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    I'm about 40% through the instrument training, and I'd take the 40 hrs dual vs the 25/20 arrangement in a heartbeat. Safety pilot hours are likely to be buzzing around shooting approaches as your own pace. A good CFI-I will continue to challenge you with scenarios, instrument failures, etc.
     
  13. dmspilot

    dmspilot Final Approach

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    I don't understand the question. Does B somehow prohibit you from flying at a towered airport?
     
  14. mondtster

    mondtster En-Route

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    That's what I've seen too. I'm sure there are some aces out there who have passed a checkride with the part 61 training minimums but I sure haven't seen them.

    I disagree, to an extent. The training environment does matter, at least in the sense that many of the students I've seen that have received a large chunk of their instrument training at nontowered airports seem to lack an understanding of how ATC works and the expected interactions with them. A lot of instructors seem to just fly around with students and do approach after approach without ever talking to anyone, rather than showing the student the bigger picture and how they fit into it. On the other hand, the same thing could happen if a student and instructor is flying out of a towered airport and not using any radar advisories.
     
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  15. Steamflyer

    Steamflyer Pre-Flight

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    Except for the first few flights (maybe) fly in the system, VFR and IFR. A good instructor should be comfortable with you in actual after a certain period of instruction.

    Start with VOR and ILS approaches - they are harder. Finish with WAAS, they are easy.
     
  16. schmookeeg

    schmookeeg En-Route PoA Supporter

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    I think as long as the untowered airport had a VHF way to receive clearances (RCO or some frequency you can successfully get apch/center on) -- then I'd think them equivalent and favor A for the better value.

    If the untowered airport has some dude on a cellphone trying to bluetooth to his headset and get a void time because it's in podunk, I would definitely favor A in that scenario.

    ...for my vote, all roads point to the towered offering with full instructor time. You start "in the system" at the tower, and can go play void times somewhere else when you like. The value proposition is another bonus, as safety pilot quality is quite varied. You could pick up bad habits from a poor safety pilot if they decided to play instructor with you or provide some hot tips.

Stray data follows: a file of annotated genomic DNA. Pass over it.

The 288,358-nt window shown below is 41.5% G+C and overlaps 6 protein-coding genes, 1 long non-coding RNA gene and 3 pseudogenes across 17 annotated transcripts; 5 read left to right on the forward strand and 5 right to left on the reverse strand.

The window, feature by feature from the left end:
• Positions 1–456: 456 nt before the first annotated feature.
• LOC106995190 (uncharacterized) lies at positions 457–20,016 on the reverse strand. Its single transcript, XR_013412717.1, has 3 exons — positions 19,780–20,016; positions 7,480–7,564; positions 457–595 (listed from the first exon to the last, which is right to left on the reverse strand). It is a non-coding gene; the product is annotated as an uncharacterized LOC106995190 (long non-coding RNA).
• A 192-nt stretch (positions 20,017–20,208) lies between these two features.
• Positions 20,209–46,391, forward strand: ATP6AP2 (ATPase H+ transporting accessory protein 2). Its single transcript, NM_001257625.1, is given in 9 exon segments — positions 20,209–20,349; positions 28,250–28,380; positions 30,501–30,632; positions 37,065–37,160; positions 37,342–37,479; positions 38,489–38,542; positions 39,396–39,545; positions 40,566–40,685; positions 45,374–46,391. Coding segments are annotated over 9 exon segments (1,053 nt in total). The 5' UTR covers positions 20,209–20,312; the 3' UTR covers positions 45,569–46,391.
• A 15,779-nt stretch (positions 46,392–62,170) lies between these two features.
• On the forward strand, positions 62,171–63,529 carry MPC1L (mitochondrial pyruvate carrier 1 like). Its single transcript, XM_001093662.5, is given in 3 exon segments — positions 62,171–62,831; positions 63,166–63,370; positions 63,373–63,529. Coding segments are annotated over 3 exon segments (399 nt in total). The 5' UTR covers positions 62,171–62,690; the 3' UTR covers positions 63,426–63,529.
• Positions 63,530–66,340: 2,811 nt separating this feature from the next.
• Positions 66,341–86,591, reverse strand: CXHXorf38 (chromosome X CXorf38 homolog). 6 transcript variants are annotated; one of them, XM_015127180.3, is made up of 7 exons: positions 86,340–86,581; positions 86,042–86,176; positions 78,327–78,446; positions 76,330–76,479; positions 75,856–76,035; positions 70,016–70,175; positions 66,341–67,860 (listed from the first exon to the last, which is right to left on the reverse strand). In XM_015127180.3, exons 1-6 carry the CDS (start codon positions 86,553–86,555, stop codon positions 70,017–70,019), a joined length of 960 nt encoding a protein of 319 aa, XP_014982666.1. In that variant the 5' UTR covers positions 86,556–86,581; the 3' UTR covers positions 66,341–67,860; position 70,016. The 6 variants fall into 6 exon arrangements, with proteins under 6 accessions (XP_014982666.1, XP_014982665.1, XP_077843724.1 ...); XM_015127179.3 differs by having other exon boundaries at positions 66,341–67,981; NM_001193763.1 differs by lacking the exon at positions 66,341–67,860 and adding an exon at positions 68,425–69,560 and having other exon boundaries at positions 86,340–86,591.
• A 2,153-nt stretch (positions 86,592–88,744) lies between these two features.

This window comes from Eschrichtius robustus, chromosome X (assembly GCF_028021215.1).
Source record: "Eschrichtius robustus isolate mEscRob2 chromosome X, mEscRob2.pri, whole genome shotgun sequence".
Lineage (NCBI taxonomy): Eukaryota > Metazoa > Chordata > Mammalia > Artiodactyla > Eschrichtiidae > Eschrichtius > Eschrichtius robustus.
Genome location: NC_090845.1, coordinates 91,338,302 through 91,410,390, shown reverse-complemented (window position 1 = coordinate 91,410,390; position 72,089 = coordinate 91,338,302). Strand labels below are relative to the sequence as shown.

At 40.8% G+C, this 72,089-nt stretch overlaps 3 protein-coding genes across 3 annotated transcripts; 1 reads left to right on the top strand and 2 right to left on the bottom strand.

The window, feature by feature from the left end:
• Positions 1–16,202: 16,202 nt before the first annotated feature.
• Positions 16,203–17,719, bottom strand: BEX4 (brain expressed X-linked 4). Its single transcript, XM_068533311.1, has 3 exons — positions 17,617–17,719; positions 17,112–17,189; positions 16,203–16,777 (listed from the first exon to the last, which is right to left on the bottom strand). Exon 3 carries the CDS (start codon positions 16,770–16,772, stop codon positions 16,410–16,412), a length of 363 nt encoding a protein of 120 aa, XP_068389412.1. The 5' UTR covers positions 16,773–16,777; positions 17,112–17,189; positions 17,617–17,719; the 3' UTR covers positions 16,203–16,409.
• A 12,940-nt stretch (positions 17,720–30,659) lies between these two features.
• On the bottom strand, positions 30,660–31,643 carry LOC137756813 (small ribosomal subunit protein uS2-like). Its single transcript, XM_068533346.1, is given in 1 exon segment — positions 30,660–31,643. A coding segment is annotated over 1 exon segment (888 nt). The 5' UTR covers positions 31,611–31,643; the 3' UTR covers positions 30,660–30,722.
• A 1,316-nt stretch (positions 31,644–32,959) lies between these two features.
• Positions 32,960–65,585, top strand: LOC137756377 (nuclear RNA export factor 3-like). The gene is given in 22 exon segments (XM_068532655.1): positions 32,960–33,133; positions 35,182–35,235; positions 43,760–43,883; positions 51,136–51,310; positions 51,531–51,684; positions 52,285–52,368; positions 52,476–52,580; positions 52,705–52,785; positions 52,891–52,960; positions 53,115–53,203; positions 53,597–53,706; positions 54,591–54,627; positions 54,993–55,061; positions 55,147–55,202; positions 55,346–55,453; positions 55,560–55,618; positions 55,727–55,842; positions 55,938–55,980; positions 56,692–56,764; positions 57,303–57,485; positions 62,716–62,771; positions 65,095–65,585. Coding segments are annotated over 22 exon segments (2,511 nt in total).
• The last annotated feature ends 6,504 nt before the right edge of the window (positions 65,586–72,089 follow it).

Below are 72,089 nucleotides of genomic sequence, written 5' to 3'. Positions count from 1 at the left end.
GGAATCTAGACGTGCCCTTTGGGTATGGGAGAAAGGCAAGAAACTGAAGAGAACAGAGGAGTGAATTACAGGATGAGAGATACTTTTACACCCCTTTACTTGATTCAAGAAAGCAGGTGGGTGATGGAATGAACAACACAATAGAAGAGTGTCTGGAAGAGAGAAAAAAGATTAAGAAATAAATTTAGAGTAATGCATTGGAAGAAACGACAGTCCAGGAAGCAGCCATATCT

Part 61/141 doesn't really matter unless your funding source is improved -- and it most likely only improves in scenario A. I see a trend here. :)
     
  17. Kenny Taylor

    Kenny Taylor Pre-takeoff checklist

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    You just described my Saturday morning training flight :D
     
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  18. Jeff Oslick

    Jeff Oslick En-Route PoA Supporter

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    What I'm not seeing in either scenario is simulator time. Well-used sim time during instrument training can be 2-3x as effective as the same number of hours in the plane.
     
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  19. iamtheari

    iamtheari Administrator Management Council Member PoA Supporter

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    I’ll put in my contrary view about towers. You should absolutely learn how to get a clearance and fly IFR to and from towered airports. But you should also get (arguably more) experience with the alternative ways to start and end an IFR flight, including at airports when the tower is closed.

    If the first time you call on the phone for a void time or to cancel is at the end of a 5-hour solo trip to Podunk USA, you will wish you had trained for it at least a little. If you don’t have experience calling for a clearance in the air and finding that you can’t quite reach center before hitting the cloud ceiling, you won’t have any basis to judge when to call for a void time before taking off.

    You may even inconvenience others. At my home airport, center has become very impatient of late and called the airport manager to see if I had made it in or not, before I even taxied to the ramp. We think that they must block approaches at a nearby uncontrolled field with airline service until arrivals at our field cancel.

    So choose the training option that you think is best for you. But don’t go to the check ride without having obtained and canceled a clearance at least once each by phone, from an RCO, and in the air. Flying IFR to and from an airport with an operating control tower is easy simply because it’s always the same once you figure out which frequency handles clearance.